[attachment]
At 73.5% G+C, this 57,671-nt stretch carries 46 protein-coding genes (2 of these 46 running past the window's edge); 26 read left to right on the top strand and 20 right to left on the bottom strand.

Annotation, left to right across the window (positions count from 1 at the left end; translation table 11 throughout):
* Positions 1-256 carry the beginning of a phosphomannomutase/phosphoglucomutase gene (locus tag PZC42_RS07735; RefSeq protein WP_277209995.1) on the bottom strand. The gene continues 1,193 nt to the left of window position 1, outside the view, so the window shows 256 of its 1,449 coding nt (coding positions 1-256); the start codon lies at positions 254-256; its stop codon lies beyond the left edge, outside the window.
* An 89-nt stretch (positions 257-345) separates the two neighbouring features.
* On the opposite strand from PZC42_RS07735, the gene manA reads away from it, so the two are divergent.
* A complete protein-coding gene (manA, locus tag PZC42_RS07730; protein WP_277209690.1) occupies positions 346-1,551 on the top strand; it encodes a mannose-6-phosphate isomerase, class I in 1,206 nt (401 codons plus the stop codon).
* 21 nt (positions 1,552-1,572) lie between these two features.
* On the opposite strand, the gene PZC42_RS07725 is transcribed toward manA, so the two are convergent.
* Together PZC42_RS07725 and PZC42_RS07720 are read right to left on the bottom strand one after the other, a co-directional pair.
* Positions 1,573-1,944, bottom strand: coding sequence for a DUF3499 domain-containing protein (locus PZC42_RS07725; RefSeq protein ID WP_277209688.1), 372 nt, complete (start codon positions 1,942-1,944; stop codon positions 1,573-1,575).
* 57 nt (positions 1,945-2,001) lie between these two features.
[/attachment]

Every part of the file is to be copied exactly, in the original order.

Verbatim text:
At 73.5% G+C, this 57,671-nt stretch carries 46 protein-coding genes (2 of these 46 running past the window's edge); 26 read left to right on the top strand and 20 right to left on the bottom strand.

Annotation, left to right across the window (positions count from 1 at the left end; translation table 11 throughout):
* Positions 1-256 carry the beginning of a phosphomannomutase/phosphoglucomutase gene (locus tag PZC42_RS07735; RefSeq protein WP_277209995.1) on the bottom strand. The gene continues 1,193 nt to the left of window position 1, outside the view, so the window shows 256 of its 1,449 coding nt (coding positions 1-256); the start codon lies at positions 254-256; its stop codon lies beyond the left edge, outside the window.
* An 89-nt stretch (positions 257-345) separates the two neighbouring features.
* On the opposite strand from PZC42_RS07735, the gene manA reads away from it, so the two are divergent.
* A complete protein-coding gene (manA, locus tag PZC42_RS07730; protein WP_277209690.1) occupies positions 346-1,551 on the top strand; it encodes a mannose-6-phosphate isomerase, class I in 1,206 nt (401 codons plus the stop codon).
* 21 nt (positions 1,552-1,572) lie between these two features.
* On the opposite strand, the gene PZC42_RS07725 is transcribed toward manA, so the two are convergent.
* Together PZC42_RS07725 and PZC42_RS07720 are read right to left on the bottom strand one after the other, a co-directional pair.
* Positions 1,573-1,944, bottom strand: coding sequence for a DUF3499 domain-containing protein (locus PZC42_RS07725; RefSeq protein ID WP_277209688.1), 372 nt, complete (start codon positions 1,942-1,944; stop codon positions 1,573-1,575).
* 57 nt (positions 1,945-2,001) lie between these two features.